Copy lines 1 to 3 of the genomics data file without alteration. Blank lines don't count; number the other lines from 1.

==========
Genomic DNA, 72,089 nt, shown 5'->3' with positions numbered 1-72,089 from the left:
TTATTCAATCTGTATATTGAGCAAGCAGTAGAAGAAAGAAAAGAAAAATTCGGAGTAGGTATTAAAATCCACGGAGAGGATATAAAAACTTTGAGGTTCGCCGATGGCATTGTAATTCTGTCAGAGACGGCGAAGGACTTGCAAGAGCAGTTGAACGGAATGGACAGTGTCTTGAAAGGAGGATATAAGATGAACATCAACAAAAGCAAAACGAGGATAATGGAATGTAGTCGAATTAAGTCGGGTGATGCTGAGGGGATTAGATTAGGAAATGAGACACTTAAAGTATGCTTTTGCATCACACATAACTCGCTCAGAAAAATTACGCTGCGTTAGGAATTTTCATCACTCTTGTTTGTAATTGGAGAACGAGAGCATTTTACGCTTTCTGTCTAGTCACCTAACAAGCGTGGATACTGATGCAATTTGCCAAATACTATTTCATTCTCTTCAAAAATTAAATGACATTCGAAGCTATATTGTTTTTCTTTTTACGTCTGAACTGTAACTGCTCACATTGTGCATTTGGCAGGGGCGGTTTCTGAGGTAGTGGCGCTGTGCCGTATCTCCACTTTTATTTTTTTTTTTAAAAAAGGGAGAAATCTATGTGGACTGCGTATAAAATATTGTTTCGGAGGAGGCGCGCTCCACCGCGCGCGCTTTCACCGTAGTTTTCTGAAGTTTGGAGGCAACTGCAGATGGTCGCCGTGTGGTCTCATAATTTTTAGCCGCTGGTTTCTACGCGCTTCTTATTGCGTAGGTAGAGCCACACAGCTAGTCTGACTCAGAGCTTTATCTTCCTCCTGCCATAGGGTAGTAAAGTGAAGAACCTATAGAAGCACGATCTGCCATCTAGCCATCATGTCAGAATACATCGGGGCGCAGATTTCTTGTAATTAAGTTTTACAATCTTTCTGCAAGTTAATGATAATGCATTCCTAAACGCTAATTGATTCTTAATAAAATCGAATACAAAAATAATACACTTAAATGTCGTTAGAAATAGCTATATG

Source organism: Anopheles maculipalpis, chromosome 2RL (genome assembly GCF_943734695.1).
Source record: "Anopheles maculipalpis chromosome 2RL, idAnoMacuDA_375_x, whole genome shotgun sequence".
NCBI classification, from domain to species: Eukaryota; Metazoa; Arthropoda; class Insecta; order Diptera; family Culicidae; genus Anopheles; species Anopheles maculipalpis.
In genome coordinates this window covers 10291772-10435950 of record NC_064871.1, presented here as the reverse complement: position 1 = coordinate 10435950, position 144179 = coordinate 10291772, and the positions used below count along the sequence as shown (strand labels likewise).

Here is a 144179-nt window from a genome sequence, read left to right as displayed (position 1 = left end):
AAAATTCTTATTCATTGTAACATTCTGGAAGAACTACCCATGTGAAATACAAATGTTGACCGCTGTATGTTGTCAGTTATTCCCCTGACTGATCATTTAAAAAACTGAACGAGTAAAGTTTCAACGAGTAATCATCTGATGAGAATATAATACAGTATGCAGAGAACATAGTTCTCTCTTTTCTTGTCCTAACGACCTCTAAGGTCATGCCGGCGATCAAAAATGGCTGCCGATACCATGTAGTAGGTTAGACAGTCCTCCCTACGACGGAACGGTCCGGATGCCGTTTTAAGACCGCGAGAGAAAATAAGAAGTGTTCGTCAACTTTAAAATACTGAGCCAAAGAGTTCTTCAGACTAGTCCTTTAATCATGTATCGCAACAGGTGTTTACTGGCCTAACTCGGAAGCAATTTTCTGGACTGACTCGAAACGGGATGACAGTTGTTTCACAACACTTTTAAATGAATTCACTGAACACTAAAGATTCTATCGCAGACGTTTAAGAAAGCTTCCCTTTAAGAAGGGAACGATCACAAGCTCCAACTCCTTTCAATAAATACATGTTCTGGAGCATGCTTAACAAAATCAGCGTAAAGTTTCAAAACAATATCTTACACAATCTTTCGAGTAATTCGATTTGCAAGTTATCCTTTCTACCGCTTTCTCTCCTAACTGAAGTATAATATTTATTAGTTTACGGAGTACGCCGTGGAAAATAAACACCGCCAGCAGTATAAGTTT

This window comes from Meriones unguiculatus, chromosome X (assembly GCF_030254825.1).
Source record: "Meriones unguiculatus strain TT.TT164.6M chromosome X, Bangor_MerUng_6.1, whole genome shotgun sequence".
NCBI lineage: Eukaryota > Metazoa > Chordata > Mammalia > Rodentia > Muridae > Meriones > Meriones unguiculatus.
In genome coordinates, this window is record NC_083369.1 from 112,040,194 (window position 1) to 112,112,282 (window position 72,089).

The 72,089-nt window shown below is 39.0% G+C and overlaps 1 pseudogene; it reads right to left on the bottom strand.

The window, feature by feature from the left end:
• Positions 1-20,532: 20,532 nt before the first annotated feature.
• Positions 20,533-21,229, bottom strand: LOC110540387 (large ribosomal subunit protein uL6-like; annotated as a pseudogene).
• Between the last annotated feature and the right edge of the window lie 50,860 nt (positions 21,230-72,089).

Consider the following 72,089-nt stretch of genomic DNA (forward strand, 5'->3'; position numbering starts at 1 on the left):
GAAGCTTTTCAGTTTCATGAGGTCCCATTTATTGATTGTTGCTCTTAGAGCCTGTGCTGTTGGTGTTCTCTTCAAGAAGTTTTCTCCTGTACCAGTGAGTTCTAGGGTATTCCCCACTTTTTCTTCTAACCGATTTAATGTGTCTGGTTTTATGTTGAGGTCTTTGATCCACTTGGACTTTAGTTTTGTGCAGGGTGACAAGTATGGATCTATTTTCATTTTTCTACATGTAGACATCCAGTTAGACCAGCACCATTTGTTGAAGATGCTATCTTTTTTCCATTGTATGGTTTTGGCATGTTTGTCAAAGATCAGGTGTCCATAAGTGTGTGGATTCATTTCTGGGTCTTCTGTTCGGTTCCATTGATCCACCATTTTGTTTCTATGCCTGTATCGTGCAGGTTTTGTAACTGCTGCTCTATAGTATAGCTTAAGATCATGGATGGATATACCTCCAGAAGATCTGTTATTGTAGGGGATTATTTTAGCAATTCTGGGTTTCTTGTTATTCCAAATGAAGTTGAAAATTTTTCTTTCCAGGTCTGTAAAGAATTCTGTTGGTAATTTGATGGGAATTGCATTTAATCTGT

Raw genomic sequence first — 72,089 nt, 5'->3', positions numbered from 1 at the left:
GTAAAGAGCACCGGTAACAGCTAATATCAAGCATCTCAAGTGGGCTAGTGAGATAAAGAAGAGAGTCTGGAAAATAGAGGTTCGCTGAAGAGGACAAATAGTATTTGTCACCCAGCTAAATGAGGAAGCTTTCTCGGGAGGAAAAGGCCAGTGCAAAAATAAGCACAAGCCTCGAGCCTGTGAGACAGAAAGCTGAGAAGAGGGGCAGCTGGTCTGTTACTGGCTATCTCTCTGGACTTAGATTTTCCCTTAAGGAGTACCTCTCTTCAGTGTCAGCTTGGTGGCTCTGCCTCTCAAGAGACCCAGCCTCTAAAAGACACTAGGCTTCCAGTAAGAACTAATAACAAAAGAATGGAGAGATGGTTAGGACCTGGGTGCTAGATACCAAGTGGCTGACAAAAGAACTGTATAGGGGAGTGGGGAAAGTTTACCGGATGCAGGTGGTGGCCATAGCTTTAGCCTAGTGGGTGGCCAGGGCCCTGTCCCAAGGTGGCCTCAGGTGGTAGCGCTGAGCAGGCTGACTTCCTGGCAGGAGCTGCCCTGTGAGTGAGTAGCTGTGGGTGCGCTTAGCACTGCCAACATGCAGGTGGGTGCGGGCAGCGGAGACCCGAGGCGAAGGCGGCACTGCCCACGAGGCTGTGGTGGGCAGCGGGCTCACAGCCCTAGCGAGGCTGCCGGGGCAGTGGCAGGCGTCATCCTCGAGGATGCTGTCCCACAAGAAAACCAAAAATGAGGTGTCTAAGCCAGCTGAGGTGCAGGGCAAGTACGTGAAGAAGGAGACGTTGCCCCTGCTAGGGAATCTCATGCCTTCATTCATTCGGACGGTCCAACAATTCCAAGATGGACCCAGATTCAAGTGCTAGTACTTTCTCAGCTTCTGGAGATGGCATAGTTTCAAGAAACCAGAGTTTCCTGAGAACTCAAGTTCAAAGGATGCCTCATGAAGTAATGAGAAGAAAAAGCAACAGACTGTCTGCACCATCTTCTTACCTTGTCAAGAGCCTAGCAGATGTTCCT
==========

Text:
Genomic DNA, 72,089 nt, shown 5'->3' with positions numbered 1-72,089 from the left:
TTATTCAATCTGTATATTGAGCAAGCAGTAGAAGAAAGAAAAGAAAAATTCGGAGTAGGTATTAAAATCCACGGAGAGGATATAAAAACTTTGAGGTTCGCCGATGGCATTGTAATTCTGTCAGAGACGGCGAAGGACTTGCAAGAGCAGTTGAACGGAATGGACAGTGTCTTGAAAGGAGGATATAAGATGAACATCAACAAAAGCAAAACGAGGATAATGGAATGTAGTCGAATTAAGTCGGGTGATGCTGAGGGGATTAGATTAGGAAATGAGACACTTAAAGTATGCTTTTGCATCACACATAACTCGCTCAGAAAAATTACGCTGCGTTAGGAATTTTCATCACTCTTGTTTGTAATTGGAGAACGAGAGCATTTTACGCTTTCTGTCTAGTCACCTAACAAGCGTGGATACTGATGCAATTTGCCAAATACTATTTCATTCTCTTCAAAAATTAAATGACATTCGAAGCTATATTGTTTTTCTTTTTACGTCTGAACTGTAACTGCTCACATTGTGCATTTGGCAGGGGCGGTTTCTGAGGTAGTGGCGCTGTGCCGTATCTCCACTTTTATTTTTTTTTTTAAAAAAGGGAGAAATCTATGTGGACTGCGTATAAAATATTGTTTCGGAGGAGGCGCGCTCCACCGCGCGCGCTTTCACCGTAGTTTTCTGAAGTTTGGAGGCAACTGCAGATGGTCGCCGTGTGGTCTCATAATTTTTAGCCGCTGGTTTCTACGCGCTTCTTATTGCGTAGGTAGAGCCACACAGCTAGTCTGACTCAGAGCTTTATCTTCCTCCTGCCATAGGGTAGTAAAGTGAAGAACCTATAGAAGCACGATCTGCCATCTAGCCATCATGTCAGAATACATCGGGGCGCAGATTTCTTGTAATTAAGTTTTACAATCTTTCTGCAAGTTAATGATAATGCATTCCTAAACGCTAATTGATTCTTAATAAAATCGAATACAAAAATAATACACTTAAATGTCGTTAGAAATAGCTATATG

Source organism: Anopheles maculipalpis, chromosome 2RL (genome assembly GCF_943734695.1).